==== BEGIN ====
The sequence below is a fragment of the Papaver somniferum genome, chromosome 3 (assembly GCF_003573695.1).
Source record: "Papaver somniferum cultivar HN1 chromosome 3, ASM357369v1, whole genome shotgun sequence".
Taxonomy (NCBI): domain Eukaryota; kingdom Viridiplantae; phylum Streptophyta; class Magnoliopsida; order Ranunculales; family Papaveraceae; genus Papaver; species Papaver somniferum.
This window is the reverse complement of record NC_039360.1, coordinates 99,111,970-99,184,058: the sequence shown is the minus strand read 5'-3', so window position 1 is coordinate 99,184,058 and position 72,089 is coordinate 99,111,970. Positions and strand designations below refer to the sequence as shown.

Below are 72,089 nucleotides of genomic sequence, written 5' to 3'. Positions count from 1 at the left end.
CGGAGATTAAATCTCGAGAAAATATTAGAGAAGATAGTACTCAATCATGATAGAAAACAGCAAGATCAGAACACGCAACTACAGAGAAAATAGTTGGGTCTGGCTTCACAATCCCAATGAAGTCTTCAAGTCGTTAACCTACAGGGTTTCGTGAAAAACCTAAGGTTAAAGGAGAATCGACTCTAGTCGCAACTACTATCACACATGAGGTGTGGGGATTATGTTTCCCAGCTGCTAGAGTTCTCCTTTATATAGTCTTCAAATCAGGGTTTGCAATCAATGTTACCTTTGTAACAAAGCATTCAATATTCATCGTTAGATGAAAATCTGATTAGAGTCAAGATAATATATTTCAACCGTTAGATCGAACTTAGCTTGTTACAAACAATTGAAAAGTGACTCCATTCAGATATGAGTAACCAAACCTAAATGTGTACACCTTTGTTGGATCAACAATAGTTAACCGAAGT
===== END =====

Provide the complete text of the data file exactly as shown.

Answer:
The sequence below is a fragment of the Papaver somniferum genome, chromosome 3 (assembly GCF_003573695.1).
Source record: "Papaver somniferum cultivar HN1 chromosome 3, ASM357369v1, whole genome shotgun sequence".
Taxonomy (NCBI): domain Eukaryota; kingdom Viridiplantae; phylum Streptophyta; class Magnoliopsida; order Ranunculales; family Papaveraceae; genus Papaver; species Papaver somniferum.
This window is the reverse complement of record NC_039360.1, coordinates 99,111,970-99,184,058: the sequence shown is the minus strand read 5'-3', so window position 1 is coordinate 99,184,058 and position 72,089 is coordinate 99,111,970. Positions and strand designations below refer to the sequence as shown.

Below are 72,089 nucleotides of genomic sequence, written 5' to 3'. Positions count from 1 at the left end.
CGGAGATTAAATCTCGAGAAAATATTAGAGAAGATAGTACTCAATCATGATAGAAAACAGCAAGATCAGAACACGCAACTACAGAGAAAATAGTTGGGTCTGGCTTCACAATCCCAATGAAGTCTTCAAGTCGTTAACCTACAGGGTTTCGTGAAAAACCTAAGGTTAAAGGAGAATCGACTCTAGTCGCAACTACTATCACACATGAGGTGTGGGGATTATGTTTCCCAGCTGCTAGAGTTCTCCTTTATATAGTCTTCAAATCAGGGTTTGCAATCAATGTTACCTTTGTAACAAAGCATTCAATATTCATCGTTAGATGAAAATCTGATTAGAGTCAAGATAATATATTTCAACCGTTAGATCGAACTTAGCTTGTTACAAACAATTGAAAAGTGACTCCATTCAGATATGAGTAACCAAACCTAAATGTGTACACCTTTGTTGGATCAACAATAGTTAACCGAAGT